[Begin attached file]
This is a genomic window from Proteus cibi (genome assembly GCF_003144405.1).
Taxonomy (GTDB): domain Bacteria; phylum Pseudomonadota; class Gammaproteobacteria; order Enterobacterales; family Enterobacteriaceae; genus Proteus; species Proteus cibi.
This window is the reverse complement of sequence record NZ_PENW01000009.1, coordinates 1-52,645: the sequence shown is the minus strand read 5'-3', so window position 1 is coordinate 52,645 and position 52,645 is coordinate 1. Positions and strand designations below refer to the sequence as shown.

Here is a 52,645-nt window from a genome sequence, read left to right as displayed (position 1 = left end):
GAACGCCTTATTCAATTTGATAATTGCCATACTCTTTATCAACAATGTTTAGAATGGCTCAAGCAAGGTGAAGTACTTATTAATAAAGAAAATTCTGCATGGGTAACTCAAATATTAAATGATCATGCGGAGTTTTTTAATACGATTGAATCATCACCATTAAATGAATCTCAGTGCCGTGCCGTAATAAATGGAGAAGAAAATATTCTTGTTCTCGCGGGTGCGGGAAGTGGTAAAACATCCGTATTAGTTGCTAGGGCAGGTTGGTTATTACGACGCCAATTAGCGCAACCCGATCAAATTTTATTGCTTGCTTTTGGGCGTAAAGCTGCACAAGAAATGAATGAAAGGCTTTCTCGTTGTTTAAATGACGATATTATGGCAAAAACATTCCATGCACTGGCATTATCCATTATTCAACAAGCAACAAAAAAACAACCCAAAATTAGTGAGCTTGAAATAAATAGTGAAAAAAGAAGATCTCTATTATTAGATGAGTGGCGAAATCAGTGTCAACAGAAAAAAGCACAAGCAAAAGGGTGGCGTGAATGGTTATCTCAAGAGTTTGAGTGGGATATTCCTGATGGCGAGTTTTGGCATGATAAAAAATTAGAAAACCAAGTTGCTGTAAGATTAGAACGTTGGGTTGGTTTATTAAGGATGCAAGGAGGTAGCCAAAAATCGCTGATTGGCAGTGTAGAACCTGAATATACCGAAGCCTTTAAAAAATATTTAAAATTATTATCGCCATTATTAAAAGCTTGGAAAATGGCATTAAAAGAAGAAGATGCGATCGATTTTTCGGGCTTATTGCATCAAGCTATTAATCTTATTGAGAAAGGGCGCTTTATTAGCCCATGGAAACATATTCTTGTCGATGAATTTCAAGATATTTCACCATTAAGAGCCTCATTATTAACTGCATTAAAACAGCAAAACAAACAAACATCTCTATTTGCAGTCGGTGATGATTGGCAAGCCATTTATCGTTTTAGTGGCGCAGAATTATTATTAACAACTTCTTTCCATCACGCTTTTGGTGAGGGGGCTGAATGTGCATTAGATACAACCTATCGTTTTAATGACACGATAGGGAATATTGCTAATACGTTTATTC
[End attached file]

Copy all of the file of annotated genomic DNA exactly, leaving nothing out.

This is a genomic window from Proteus cibi (genome assembly GCF_003144405.1).
Taxonomy (GTDB): domain Bacteria; phylum Pseudomonadota; class Gammaproteobacteria; order Enterobacterales; family Enterobacteriaceae; genus Proteus; species Proteus cibi.
This window is the reverse complement of sequence record NZ_PENW01000009.1, coordinates 1-52,645: the sequence shown is the minus strand read 5'-3', so window position 1 is coordinate 52,645 and position 52,645 is coordinate 1. Positions and strand designations below refer to the sequence as shown.

Here is a 52,645-nt window from a genome sequence, read left to right as displayed (position 1 = left end):
GAACGCCTTATTCAATTTGATAATTGCCATACTCTTTATCAACAATGTTTAGAATGGCTCAAGCAAGGTGAAGTACTTATTAATAAAGAAAATTCTGCATGGGTAACTCAAATATTAAATGATCATGCGGAGTTTTTTAATACGATTGAATCATCACCATTAAATGAATCTCAGTGCCGTGCCGTAATAAATGGAGAAGAAAATATTCTTGTTCTCGCGGGTGCGGGAAGTGGTAAAACATCCGTATTAGTTGCTAGGGCAGGTTGGTTATTACGACGCCAATTAGCGCAACCCGATCAAATTTTATTGCTTGCTTTTGGGCGTAAAGCTGCACAAGAAATGAATGAAAGGCTTTCTCGTTGTTTAAATGACGATATTATGGCAAAAACATTCCATGCACTGGCATTATCCATTATTCAACAAGCAACAAAAAAACAACCCAAAATTAGTGAGCTTGAAATAAATAGTGAAAAAAGAAGATCTCTATTATTAGATGAGTGGCGAAATCAGTGTCAACAGAAAAAAGCACAAGCAAAAGGGTGGCGTGAATGGTTATCTCAAGAGTTTGAGTGGGATATTCCTGATGGCGAGTTTTGGCATGATAAAAAATTAGAAAACCAAGTTGCTGTAAGATTAGAACGTTGGGTTGGTTTATTAAGGATGCAAGGAGGTAGCCAAAAATCGCTGATTGGCAGTGTAGAACCTGAATATACCGAAGCCTTTAAAAAATATTTAAAATTATTATCGCCATTATTAAAAGCTTGGAAAATGGCATTAAAAGAAGAAGATGCGATCGATTTTTCGGGCTTATTGCATCAAGCTATTAATCTTATTGAGAAAGGGCGCTTTATTAGCCCATGGAAACATATTCTTGTCGATGAATTTCAAGATATTTCACCATTAAGAGCCTCATTATTAACTGCATTAAAACAGCAAAACAAACAAACATCTCTATTTGCAGTCGGTGATGATTGGCAAGCCATTTATCGTTTTAGTGGCGCAGAATTATTATTAACAACTTCTTTCCATCACGCTTTTGGTGAGGGGGCTGAATGTGCATTAGATACAACCTATCGTTTTAATGACACGATAGGGAATATTGCTAATACGTTTATTC